President Donald Trump signed executive orders Tuesday clearing the way for the controversial Dakota Access and Keystone XL oil pipelines to move forward.
He also signed an executive order to expedite environmental reviews of other infrastructure projects, lamenting the existing “incredibly cumbersome, long, horrible permitting process.”
“The regulatory process in this country has become a tangled up mess,” he said.
It remained unclear how Trump’s order would restart the pipeline projects or expedite environmental reviews. Many of those reviews are statutory and the legislation that created them cannot be swept aside by an executive order. The White House did not immediately release texts of the orders.
Trump said that both pipeline projects would be subject to renegotiation. In an Oval Office signing before reporters, the president said he would want any new projects to make use of American steel.
“I am very insistent that if we’re going to build pipelines in the United States, the pipe should be made in the United States,” he said.
The orders will have an immediate impact in North Dakota, where the pipeline company Energy Transfer Partners wants to complete the final 1,100-foot piece of the 1,172-mile pipeline route that runs under Lake Oahe. The pipeline would carry oil from the booming shale oil reserves in North Dakota to refineries and pipeline networks in Illinois.
The Standing Rock Sioux tribe and other Native American groups have been protesting the project, which they say would imperil their water supplies and disturb sacred burial and archaeological sites. The Army Corp of Engineers called a halt to the project in December to consider alternative routes.
The executive order from Trump on the Keystone XL pipeline threatens to undo a major decision by President Barack Obama, who said that the project would contribute to climate change because it would carry tar sands crude which is especially greenhouse gas intensive because of the energy it takes to extract the thick crude.
TransCanada, the Calgary-based project owner, has said it would be interested in reviving the pipeline. But it was unclear what Trump’s caution about renegotiation would mean for TransCanada’s plans. Originally, TransCanada had planned to get about 65 percent of the steel pipe from U.S. manufacturers but other supplies from Canada.
On Tuesday, Trump said: “From now on we’re going to be making pipeline in the United States. We build the pipelines, we want to build the pipe. We’re going to put a lot of workers, a lot of skilled workers, back to work. We will build our own pipeline, we will build our own pipes, like we used to in the old days.”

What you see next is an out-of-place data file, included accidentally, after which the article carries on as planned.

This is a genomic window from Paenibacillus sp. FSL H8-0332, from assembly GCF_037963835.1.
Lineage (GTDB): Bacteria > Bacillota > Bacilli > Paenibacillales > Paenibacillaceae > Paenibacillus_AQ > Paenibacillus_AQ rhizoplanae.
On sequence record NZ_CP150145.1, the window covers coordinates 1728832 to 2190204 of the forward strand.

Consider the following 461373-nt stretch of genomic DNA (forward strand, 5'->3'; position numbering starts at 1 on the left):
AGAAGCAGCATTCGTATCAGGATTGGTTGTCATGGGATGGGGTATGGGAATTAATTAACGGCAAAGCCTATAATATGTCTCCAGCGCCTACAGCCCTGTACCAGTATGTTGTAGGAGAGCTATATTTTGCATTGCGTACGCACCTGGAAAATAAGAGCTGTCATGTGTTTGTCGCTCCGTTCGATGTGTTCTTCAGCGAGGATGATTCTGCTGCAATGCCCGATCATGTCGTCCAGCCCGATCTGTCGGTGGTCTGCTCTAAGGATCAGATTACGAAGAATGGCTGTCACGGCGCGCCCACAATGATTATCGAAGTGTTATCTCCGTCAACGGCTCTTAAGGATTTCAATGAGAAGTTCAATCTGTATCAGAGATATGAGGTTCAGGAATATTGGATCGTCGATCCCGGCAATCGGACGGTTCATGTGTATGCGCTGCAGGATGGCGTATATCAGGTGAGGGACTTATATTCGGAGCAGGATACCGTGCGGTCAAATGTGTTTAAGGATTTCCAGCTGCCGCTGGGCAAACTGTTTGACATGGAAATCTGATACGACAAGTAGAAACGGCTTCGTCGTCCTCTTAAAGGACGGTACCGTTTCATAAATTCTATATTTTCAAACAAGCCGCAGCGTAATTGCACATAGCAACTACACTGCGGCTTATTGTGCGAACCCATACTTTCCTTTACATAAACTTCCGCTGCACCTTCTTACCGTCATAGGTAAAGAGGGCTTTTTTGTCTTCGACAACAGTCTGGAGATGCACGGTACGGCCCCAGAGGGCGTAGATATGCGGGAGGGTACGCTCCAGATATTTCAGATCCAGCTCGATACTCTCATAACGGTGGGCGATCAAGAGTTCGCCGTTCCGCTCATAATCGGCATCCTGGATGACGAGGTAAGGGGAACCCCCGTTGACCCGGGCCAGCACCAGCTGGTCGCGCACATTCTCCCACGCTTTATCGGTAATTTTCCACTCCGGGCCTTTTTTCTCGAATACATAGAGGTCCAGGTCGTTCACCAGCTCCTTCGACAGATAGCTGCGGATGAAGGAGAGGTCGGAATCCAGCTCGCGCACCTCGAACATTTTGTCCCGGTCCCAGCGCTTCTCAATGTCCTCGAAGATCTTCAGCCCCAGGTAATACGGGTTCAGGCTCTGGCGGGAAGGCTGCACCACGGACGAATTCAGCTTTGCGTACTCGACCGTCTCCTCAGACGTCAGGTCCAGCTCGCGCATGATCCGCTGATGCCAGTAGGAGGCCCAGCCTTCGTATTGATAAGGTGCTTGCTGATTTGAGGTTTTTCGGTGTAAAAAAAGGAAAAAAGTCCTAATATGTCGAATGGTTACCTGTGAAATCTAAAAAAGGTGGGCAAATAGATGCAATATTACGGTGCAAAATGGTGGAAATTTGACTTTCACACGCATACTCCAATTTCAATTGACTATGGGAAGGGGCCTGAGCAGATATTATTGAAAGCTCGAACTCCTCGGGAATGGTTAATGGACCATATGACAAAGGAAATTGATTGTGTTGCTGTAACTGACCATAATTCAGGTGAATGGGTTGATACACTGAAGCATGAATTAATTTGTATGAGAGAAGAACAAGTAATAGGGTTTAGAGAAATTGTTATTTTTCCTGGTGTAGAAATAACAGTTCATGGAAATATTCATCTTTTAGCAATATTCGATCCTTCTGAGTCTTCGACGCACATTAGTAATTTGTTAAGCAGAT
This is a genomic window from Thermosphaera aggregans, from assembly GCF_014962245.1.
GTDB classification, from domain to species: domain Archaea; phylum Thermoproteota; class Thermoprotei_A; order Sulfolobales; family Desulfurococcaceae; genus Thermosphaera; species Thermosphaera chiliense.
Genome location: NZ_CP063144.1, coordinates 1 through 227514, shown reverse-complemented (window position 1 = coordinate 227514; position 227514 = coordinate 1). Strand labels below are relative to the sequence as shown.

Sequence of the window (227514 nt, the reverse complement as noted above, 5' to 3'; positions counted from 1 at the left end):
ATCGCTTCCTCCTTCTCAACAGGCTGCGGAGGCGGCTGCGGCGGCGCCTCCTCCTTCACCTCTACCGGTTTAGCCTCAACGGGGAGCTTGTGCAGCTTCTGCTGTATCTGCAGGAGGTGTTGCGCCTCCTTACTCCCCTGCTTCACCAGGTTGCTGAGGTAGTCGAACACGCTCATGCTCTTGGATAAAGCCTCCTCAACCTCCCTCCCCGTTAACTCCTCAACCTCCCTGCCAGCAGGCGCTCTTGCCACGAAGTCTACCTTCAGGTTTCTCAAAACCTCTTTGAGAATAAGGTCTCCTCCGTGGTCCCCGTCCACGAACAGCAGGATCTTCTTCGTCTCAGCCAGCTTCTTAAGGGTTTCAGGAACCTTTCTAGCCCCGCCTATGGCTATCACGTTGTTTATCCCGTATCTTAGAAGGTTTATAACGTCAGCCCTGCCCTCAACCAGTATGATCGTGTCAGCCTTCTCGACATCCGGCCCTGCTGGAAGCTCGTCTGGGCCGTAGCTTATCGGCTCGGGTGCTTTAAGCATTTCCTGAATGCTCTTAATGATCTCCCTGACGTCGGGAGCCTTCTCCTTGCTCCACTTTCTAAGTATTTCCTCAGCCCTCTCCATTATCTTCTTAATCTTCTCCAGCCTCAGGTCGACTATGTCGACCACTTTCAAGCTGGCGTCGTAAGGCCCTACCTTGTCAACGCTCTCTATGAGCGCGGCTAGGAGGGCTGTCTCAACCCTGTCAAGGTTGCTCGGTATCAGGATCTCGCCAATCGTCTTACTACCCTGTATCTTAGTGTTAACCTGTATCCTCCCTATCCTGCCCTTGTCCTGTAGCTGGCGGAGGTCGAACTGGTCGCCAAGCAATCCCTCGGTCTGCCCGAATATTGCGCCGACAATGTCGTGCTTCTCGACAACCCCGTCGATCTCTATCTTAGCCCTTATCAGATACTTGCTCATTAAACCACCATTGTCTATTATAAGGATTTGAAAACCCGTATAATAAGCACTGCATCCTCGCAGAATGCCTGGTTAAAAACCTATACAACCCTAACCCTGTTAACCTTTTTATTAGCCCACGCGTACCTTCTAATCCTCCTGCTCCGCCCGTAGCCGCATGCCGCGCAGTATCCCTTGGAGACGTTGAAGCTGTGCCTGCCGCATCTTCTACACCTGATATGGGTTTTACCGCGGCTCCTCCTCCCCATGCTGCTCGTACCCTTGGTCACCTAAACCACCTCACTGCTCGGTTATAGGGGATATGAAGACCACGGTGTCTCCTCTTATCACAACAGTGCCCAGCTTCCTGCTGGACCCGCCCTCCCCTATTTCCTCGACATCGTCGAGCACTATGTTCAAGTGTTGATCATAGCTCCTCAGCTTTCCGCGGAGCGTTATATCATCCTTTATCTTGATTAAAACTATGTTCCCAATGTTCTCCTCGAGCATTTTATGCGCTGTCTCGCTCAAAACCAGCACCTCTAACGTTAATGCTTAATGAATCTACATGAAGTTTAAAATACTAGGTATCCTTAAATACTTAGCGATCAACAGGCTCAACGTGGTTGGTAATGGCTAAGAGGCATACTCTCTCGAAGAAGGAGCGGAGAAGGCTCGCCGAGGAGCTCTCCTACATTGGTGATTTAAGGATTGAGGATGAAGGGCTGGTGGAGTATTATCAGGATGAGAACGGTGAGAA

Speaking to reporters Monday, White House press secretary Sean Spicer said the president supported energy projects “like Dakota and the Keystone Pipeline, areas that we can increase jobs, increase economic growth, and tap into America’s energy supply more, that’s something that he has been very clear about.”
Referring to comments Trump has made during the campaign and after the election, “He was talking about that being a big priority. That’s one of those ones where I think that the energy sector and our natural resources are an area where I think the president is very, very keen on making sure that we maximize our use of natural resources to America’s benefit.”
“It’s good for economic growth, it’s good for jobs, and it’s good for American energy,” Spicer added.
As news of the move surfaced Tuesday morning, oil industry officials hailed it as overdue.
“Making American energy great again starts with infrastructure projects like these that move resources safely and efficiently,” said Stephen Brown, vice president of federal government affairs at Tesoro Companies.
“We are pleased to see the new direction being taken by this administration to recognize the importance of our nation’s energy infrastructure by restoring the rule of law in the permitting process that’s critical to pipelines and other infrastructure projects,” Jack Gerard, president of the American Petroleum Institute, said.
Environmentalists, by contrast, vowed to continue to fight the two pipelines.
Greenpeace Executive Director Annie Leonard noted in a statement that a broad coalition of opponents-“Indigenous communities, ranchers, farmers, and climate activists” -managed to block the projects in the past and would not give up now.
“We all saw the incredible strength and courage of the water protectors at Standing Rock, and the people around the world who stood with them in solidarity,” she said. “We’ll stand with them again if Trump tries to bring the Dakota Access Pipeline, or any other fossil fuel infrastructure project, back to life.”
“We will resist this with all of our power and we will continue to build the future the world wants to see,” she added.
Bill McKibben, founder of the activist group 350.org, which has fought both the Keystone XL and Dakota Access pipelines, said the decision to allow the projects to move forward ignores the massive opposition expressed both through public protests and in comments to government agencies.
“The world’s climate scientists and its Nobel laureates explained over and over why it was unwise and immoral,” McKibben said in a statement. “In one of his first actions as president, Donald Trump ignores all that in his eagerness to serve the oil industry. It’s a dark day for a reason, but we will continue to fight.”
(c) 2017, The Washington Post · Steven Mufson, Juliet Eilperin